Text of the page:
Graffiti crackdown tagged a success


Willagee resident Matt McKeown took part in an urban art makeover of the alley between Leach Highway and Marmion Street near JB Hi-Fi. Picture: Matt Jelonek        www.communitypix.com.au   d449025
Willagee resident Matt McKeown took part in an urban art makeover of the alley between Leach Highway and Marmion Street near JB Hi-Fi. Picture: Matt Jelonek        www.communitypix.com.au d449025

While not quite an epidemic, graffiti – specifically tagging – was rife, with over 7400 incidents reported that financial year.

On average, more than 20 unwelcome additions to council and private property appeared each day, resulting in the worst year on record for graffiti vandalism.

By 2013-14, graffiti removal expenditure had plummeted to just $55,000 – a reduction of 85 per cent from its peak – and the total area affected was a more manageable 25,000sq m.

Achieved in tandem with WA Police, the result comes in the wake of a multi-pronged approach to tackling the scourge.

Central to that success was the State Graffiti Taskforce, established in 2008.

The Taskforce formalised its Tough on Graffiti Strategy in 2010 – the same year that harsher penalties for graffiti offenders and legislation banning the sale of graffiti implements to children came into effect.

One of the core pillars of the Tough on Graffiti Strategy is a commitment to rapid removal, a strategy designed to deprive offenders of recognition according to WA Police Graffiti Team project manager Christine Armstrong.

“Across all jurisdictions in Australia rapid removal is reported as one of the most popular and effective graffiti prevention strategies,” she said.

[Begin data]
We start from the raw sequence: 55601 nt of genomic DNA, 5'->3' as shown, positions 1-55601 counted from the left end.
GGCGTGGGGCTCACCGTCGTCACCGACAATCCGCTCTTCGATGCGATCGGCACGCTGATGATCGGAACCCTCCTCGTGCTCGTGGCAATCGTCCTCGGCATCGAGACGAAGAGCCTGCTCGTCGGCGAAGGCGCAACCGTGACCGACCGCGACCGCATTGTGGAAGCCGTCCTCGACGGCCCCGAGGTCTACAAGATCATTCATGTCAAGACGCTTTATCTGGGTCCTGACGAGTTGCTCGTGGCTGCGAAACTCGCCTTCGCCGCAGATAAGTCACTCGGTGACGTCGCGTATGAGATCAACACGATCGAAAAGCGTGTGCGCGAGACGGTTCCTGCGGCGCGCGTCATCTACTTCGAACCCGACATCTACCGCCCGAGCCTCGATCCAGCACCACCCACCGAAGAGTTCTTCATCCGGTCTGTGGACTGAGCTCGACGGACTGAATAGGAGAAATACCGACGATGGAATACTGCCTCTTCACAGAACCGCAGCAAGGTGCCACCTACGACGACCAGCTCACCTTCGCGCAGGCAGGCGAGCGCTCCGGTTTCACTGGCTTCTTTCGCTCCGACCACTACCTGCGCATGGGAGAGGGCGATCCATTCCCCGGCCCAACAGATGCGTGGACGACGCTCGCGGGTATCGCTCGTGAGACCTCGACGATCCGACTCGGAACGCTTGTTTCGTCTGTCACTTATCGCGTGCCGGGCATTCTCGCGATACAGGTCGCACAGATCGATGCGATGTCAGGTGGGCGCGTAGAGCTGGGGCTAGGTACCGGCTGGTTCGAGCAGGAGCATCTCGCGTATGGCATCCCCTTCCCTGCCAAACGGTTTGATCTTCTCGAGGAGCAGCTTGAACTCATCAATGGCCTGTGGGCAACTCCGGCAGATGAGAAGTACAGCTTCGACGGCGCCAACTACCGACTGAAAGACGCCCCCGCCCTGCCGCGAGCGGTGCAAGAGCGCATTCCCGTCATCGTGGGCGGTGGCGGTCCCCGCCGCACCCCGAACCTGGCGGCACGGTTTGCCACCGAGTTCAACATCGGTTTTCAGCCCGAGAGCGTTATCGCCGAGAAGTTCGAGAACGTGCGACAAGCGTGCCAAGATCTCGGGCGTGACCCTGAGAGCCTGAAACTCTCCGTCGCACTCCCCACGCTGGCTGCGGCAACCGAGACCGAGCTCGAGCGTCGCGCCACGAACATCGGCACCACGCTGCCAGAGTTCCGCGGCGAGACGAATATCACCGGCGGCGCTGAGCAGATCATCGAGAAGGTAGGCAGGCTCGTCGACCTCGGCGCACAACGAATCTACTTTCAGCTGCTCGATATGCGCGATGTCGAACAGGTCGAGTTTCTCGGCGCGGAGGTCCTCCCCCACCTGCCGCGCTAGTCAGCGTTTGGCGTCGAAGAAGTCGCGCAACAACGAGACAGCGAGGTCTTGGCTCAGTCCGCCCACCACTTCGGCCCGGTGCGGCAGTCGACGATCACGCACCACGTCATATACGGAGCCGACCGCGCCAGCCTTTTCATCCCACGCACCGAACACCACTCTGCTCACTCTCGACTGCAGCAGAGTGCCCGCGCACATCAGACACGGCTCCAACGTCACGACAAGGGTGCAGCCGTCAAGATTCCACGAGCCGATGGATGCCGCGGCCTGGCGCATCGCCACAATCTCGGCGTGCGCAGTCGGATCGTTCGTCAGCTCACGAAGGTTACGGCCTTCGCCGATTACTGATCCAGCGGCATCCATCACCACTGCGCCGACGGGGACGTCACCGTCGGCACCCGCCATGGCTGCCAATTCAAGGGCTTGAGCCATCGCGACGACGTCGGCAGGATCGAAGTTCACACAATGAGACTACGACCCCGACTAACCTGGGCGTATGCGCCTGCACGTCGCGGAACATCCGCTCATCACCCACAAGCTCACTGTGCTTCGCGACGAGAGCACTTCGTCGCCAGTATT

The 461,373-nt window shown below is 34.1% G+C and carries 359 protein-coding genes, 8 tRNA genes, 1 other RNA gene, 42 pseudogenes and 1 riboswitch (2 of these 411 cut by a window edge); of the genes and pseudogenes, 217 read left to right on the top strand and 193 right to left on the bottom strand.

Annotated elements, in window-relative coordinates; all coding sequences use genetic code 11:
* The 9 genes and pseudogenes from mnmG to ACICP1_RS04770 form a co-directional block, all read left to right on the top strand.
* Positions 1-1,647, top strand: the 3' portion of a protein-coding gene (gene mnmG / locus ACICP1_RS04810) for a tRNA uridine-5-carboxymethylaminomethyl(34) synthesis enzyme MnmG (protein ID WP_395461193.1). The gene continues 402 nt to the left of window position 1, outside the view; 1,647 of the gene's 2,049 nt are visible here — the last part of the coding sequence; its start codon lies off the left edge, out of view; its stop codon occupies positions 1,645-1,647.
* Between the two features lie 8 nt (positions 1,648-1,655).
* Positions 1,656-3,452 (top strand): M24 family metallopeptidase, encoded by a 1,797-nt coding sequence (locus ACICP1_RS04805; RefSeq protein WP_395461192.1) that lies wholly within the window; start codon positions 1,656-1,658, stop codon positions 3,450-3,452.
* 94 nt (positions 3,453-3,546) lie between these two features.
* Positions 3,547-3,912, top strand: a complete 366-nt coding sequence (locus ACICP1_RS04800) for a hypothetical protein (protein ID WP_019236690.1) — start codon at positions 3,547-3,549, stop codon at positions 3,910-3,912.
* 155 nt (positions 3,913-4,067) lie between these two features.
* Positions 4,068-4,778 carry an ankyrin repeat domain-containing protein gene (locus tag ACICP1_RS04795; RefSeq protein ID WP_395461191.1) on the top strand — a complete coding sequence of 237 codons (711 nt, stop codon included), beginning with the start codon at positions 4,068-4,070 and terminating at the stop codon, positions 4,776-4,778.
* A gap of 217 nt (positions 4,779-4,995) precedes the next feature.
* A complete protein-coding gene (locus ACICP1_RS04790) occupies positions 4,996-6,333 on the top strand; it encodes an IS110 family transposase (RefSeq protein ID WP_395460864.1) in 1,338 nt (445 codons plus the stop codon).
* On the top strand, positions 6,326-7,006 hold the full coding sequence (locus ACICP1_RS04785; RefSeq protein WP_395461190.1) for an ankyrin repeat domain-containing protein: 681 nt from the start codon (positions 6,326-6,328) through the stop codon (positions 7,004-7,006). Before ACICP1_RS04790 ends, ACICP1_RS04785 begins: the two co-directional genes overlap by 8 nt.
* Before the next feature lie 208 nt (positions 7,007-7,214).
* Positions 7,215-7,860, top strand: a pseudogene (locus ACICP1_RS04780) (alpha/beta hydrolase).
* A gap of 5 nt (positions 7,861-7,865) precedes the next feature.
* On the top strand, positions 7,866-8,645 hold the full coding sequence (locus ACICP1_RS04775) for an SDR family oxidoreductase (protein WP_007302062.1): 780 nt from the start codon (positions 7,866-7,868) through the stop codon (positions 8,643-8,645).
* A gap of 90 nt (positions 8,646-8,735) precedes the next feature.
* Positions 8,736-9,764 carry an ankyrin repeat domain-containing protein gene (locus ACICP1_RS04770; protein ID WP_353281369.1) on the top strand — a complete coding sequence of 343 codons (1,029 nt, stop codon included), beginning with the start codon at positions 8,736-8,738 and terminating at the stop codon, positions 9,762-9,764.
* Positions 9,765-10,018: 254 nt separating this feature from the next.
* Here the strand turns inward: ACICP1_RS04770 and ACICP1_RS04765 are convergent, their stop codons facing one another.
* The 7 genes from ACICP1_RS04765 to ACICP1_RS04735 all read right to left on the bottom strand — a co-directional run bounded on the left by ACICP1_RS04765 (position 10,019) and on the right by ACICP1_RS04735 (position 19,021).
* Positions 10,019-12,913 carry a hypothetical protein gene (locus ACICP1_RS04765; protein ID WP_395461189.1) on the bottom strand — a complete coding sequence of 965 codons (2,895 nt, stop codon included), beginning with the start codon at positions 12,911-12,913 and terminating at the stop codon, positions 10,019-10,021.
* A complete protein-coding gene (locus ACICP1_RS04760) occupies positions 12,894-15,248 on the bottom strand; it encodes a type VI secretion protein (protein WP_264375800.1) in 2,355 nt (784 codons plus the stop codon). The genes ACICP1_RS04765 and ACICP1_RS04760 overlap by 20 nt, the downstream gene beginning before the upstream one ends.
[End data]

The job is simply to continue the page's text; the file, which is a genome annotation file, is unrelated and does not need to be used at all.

“It is based on research showing that graffiti offenders are often motivated by a desire to have their tags or work viewed by others.

“Removing the graffiti quickly is considered a way of limiting the reward and notoriety for the offender.”

Rapid removal was quickly adopted by the City of Melville, which now cleans up all public facing graffiti on both council and private property within 48 hours – half that time if the graffiti is considered obscene.

The State Graffiti Taskforce also created the Goodbye Graffiti Database, a streamlined and centralised system for reporting graffiti incidents to police that superseded the myriad in-house solutions in use by local governments at the time. The database allows police to link tags to offenders and pursue more meaningful convictions.

“The information received from local governments enables WA Police to assess the occurrence of prolific tags and graffiti hotspots,” Ms Armstrong said.

“Further benefits to local governments include an increased awareness of anti-social activity in the city, targeted community safety education program s and improved record management for the costs associated with graffiti removal.”